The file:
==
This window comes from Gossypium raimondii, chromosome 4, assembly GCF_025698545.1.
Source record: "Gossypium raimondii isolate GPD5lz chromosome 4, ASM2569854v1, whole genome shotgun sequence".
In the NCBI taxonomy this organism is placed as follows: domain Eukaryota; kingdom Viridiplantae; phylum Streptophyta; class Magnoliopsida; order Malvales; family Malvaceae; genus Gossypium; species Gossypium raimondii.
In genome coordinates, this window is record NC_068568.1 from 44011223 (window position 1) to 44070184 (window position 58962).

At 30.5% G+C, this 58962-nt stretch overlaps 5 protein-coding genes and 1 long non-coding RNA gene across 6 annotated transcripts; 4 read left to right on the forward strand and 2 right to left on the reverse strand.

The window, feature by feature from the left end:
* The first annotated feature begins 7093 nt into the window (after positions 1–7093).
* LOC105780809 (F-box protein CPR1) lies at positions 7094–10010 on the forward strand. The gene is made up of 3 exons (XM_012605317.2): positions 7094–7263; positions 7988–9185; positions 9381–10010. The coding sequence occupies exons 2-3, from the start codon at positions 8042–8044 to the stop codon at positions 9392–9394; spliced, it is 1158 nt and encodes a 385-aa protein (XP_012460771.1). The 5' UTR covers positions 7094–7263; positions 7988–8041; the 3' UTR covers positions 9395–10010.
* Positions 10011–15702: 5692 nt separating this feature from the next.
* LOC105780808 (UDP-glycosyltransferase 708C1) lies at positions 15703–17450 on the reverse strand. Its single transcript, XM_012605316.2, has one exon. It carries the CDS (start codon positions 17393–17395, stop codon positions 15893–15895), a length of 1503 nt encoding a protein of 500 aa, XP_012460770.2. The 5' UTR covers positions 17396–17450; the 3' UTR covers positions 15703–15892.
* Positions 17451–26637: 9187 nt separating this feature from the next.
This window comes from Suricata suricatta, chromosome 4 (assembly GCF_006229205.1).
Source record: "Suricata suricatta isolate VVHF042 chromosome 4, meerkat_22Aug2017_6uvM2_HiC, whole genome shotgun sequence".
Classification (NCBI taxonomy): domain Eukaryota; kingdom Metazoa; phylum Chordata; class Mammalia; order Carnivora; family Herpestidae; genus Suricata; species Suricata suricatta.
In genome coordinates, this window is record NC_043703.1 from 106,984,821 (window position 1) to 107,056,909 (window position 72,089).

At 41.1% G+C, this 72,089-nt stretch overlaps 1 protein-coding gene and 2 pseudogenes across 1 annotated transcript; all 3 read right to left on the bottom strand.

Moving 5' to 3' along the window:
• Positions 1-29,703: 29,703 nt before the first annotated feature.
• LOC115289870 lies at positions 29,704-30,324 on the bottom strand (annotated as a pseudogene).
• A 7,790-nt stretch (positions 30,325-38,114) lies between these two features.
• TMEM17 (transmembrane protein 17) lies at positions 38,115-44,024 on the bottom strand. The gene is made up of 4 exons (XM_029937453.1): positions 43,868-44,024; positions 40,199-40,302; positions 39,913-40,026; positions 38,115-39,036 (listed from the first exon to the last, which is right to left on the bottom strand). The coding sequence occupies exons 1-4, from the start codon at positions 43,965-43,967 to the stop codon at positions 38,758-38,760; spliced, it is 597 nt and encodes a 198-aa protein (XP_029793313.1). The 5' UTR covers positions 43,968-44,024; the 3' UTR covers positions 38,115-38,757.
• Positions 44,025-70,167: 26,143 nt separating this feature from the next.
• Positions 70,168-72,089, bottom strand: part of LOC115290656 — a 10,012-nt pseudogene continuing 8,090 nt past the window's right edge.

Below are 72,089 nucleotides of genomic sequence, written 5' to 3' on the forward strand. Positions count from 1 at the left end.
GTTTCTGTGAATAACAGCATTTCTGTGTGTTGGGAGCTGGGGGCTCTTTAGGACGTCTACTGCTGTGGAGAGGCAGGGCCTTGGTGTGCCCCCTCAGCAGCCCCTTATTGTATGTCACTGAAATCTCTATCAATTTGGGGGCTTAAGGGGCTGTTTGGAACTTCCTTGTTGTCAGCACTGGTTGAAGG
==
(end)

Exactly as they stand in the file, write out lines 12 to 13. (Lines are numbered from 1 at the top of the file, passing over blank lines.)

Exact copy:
This window comes from Suricata suricatta, chromosome 4 (assembly GCF_006229205.1).
Source record: "Suricata suricatta isolate VVHF042 chromosome 4, meerkat_22Aug2017_6uvM2_HiC, whole genome shotgun sequence".